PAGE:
The effects are felt more quickly abroad, where Charles’s ascension to the throne is causing a rupture in the Commonwealth. Fifteen of the fifty-three former British colonies and dependencies that make up the Commonwealth had held on to the British
monarch as their queen even after winning their independence—an arrangement that survived over the decades almost entirely because of the personal affection the people in those countries felt for Elizabeth. Without her, Australia and Canada now quickly vote to oust Charles as their head of state, opting instead for republicanism. Other Commonwealth member nations soon follow.
Charles and Camilla are also unpopular in Scotland, and the death of Elizabeth removes any impediment to independence. There are calls for a new referendum; within a few months, experts say, Scotland will probably become a republican state and join the European Union.
In Great Britain itself, where in the aftermath of Diana’s death Camilla had been called a whore by passers-by in the street (“They’ve got to blame someone,” Camilla said then), the new Queen is costing the monarchy dearly. Poll after poll shows that, while the public has fallen increasingly in love with Prince William’s young family, the average Briton chafes at the idea that Camilla has replaced Elizabeth as their Queen.
King Charles does nothing to mollify his critics. In fact, he privately lectures the Prime Minister on a wide range of policy issues—something his politically savvy mother would never have done—and publicly pushes for sweeping urban and environmental reforms.
Having successfully alienated even the monarchy’s staunchest allies in the government, Charles endures one humiliating setback after another. Parliament votes to slash the budget of the royal household dramatically. Certain properties from which the crown derives hundreds of millions of dollars in annual income are confiscated. Antimonarchist republicans, whose efforts have
been kept in check by the people’s love for Elizabeth, make huge gains in the polls.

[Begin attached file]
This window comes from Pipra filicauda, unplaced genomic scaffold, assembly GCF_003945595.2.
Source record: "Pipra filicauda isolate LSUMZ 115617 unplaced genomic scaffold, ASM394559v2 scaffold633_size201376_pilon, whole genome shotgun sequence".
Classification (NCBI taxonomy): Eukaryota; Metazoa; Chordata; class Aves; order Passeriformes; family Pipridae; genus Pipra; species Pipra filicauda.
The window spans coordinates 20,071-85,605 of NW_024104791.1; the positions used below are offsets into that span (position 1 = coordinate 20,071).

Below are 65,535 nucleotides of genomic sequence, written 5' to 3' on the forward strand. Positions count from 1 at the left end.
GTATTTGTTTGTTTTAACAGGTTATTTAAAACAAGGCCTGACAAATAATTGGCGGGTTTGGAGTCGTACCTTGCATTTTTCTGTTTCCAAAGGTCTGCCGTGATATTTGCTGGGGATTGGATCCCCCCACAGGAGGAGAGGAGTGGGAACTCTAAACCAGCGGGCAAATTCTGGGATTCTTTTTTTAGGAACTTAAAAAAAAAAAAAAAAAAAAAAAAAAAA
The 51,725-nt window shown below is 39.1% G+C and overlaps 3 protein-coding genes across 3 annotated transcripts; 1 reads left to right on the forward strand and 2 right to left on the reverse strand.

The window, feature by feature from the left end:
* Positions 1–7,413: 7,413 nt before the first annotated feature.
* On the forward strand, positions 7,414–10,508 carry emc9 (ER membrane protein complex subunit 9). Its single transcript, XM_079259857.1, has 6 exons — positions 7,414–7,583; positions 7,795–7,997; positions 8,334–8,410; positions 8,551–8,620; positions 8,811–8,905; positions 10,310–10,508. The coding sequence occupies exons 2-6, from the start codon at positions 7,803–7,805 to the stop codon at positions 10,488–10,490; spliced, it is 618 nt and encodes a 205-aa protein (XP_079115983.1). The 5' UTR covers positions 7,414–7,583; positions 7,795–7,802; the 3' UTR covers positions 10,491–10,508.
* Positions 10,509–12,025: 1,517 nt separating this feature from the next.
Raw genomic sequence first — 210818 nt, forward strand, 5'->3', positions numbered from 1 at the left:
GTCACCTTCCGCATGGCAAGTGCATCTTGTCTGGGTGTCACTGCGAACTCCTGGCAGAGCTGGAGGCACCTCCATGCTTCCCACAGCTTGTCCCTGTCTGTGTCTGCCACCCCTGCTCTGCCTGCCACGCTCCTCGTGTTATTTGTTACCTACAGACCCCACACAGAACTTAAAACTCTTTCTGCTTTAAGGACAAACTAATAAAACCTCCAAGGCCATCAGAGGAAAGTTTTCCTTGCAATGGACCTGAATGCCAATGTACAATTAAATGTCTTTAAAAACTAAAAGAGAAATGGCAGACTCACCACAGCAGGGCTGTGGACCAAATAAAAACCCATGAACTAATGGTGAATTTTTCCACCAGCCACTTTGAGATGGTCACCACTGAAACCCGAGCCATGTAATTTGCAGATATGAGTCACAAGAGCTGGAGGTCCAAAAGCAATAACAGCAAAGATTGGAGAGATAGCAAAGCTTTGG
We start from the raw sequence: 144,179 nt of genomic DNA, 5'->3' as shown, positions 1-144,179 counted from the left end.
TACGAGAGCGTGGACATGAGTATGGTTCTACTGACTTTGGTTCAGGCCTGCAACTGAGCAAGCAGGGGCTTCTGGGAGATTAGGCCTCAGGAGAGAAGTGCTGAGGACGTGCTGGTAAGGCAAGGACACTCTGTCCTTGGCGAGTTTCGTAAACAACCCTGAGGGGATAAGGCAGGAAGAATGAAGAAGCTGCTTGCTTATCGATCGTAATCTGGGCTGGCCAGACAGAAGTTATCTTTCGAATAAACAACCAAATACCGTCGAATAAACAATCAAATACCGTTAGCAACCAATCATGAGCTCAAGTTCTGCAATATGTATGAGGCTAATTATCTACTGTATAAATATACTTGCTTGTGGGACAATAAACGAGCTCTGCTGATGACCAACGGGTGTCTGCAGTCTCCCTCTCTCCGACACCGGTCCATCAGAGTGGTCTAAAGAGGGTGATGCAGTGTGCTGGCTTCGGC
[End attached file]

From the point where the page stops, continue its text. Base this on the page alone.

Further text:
There is one bright spot for the monarchy: Britons remain as smitten as ever with the Prince of Wales and his young family, although given the Windsors’ storied longevity, William will be well into his sixties before Charles’s death puts him on the throne. The Prime Minister suggests to the king that he might stave off the inevitable by bowing to public pressure and abdicating in favor of William, but he refuses. William himself, King Charles points out, has vowed he will never be party to such an unprecedented “scheme.”
In a breathtakingly short time, the love and respect the British people harbored for their sovereign all but vanishes. It becomes glaringly obvious there may be no future King William V, no King George VII. The monarchy is crumbling under the weight of the King’s intransigence. Charles could well be the last to wear the crown.
AS SCENARIOS GO, THE FALL of the House of Windsor is scarcely far-fetched. “As her reign nears its end,” observed Scottish journalist and historian Neal Ascherson in the New York Times, “the emphasis on person, not Crown, becomes ominous. The British increasingly fear that Charles may be a weak, unpredictable king. If they are right, will the l,000-year splendor of the Crown outweigh people’s impatience with an elderly, melancholy man?” More to the point, will they lose patience with an elderly, melancholy King who broke a solemn promise to his subjects not to make his controversial wife their Queen?
Camilla has told friends that, despite her famously easygoing and self-deprecating nature, she has spent countless sleepless nights pondering all the variables. “Don’t make the mistake of thinking Camilla is dumb,” said the comedian Joan Rivers, who, surprisingly, was a longtime friend of both the Prince of Wales and the Duchess of Cornwall. “She is a very smart lady. She knows exactly what she’s doing, what people think of her, and what can happen if she makes one wrong move.”
Doubts about the impact she may have on her husband’s standing in the eyes of his subjects clearly gnaw at Camilla. “She has always been so in love with Charles,” said a former lady-in-waiting to the Queen Mother, “and at the same time she has always been absolutely determined not to come between Charles and his people. Of course, in reality, Camilla has done just that on many occasions.”
For members of the Royal Family both old and new, few occasions are more inherently stressful than the monarch’s official birthday celebration—and the one marking the Queen’s ninetieth birthday in 2016 will be no exception. On the morning of the big event, Camilla does not wake up next to her husband in their giant canopied four-poster at Clarence House. Charles has already been up for more than an hour, and is in his dressing room being attended to by his valet.